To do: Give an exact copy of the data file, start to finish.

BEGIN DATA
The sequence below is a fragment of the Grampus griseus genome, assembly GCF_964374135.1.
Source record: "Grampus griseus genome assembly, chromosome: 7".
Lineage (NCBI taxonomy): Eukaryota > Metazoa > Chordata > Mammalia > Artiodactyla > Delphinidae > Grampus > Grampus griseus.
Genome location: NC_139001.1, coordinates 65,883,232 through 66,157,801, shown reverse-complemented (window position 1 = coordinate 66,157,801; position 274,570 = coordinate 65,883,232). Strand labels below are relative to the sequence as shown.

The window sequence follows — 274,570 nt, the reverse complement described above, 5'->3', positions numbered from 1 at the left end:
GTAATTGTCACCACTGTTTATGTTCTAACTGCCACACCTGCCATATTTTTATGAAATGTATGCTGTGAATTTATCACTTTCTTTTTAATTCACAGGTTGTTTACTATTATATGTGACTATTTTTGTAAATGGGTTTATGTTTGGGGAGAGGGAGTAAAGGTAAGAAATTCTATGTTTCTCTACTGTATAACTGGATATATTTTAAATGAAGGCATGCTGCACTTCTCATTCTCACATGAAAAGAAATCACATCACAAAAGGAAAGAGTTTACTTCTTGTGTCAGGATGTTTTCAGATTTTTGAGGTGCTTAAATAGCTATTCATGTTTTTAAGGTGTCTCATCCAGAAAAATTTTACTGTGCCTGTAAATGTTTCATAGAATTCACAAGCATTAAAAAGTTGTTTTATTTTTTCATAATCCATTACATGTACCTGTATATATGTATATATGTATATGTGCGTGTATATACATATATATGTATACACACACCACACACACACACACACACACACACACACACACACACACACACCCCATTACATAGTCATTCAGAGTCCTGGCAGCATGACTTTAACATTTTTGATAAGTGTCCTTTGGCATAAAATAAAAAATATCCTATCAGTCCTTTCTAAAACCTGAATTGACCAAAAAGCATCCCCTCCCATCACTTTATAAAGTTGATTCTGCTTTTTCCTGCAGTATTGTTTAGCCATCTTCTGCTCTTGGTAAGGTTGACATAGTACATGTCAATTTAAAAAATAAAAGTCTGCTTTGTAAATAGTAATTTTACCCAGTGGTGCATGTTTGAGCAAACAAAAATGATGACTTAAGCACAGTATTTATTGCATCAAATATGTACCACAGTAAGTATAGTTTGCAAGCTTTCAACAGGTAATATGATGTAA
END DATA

The sequence below is a fragment of the Grampus griseus genome, assembly GCF_964374135.1.
Source record: "Grampus griseus genome assembly, chromosome: 7".
Lineage (NCBI taxonomy): Eukaryota > Metazoa > Chordata > Mammalia > Artiodactyla > Delphinidae > Grampus > Grampus griseus.
Genome location: NC_139001.1, coordinates 65,883,232 through 66,157,801, shown reverse-complemented (window position 1 = coordinate 66,157,801; position 274,570 = coordinate 65,883,232). Strand labels below are relative to the sequence as shown.

The window sequence follows — 274,570 nt, the reverse complement described above, 5'->3', positions numbered from 1 at the left end:
GTAATTGTCACCACTGTTTATGTTCTAACTGCCACACCTGCCATATTTTTATGAAATGTATGCTGTGAATTTATCACTTTCTTTTTAATTCACAGGTTGTTTACTATTATATGTGACTATTTTTGTAAATGGGTTTATGTTTGGGGAGAGGGAGTAAAGGTAAGAAATTCTATGTTTCTCTACTGTATAACTGGATATATTTTAAATGAAGGCATGCTGCACTTCTCATTCTCACATGAAAAGAAATCACATCACAAAAGGAAAGAGTTTACTTCTTGTGTCAGGATGTTTTCAGATTTTTGAGGTGCTTAAATAGCTATTCATGTTTTTAAGGTGTCTCATCCAGAAAAATTTTACTGTGCCTGTAAATGTTTCATAGAATTCACAAGCATTAAAAAGTTGTTTTATTTTTTCATAATCCATTACATGTACCTGTATATATGTATATATGTATATGTGCGTGTATATACATATATATGTATACACACACCACACACACACACACACACACACACACACACACACACACACACCCCATTACATAGTCATTCAGAGTCCTGGCAGCATGACTTTAACATTTTTGATAAGTGTCCTTTGGCATAAAATAAAAAATATCCTATCAGTCCTTTCTAAAACCTGAATTGACCAAAAAGCATCCCCTCCCATCACTTTATAAAGTTGATTCTGCTTTTTCCTGCAGTATTGTTTAGCCATCTTCTGCTCTTGGTAAGGTTGACATAGTACATGTCAATTTAAAAAATAAAAGTCTGCTTTGTAAATAGTAATTTTACCCAGTGGTGCATGTTTGAGCAAACAAAAATGATGACTTAAGCACAGTATTTATTGCATCAAATATGTACCACAGTAAGTATAGTTTGCAAGCTTTCAACAGGTAATATGATGTAA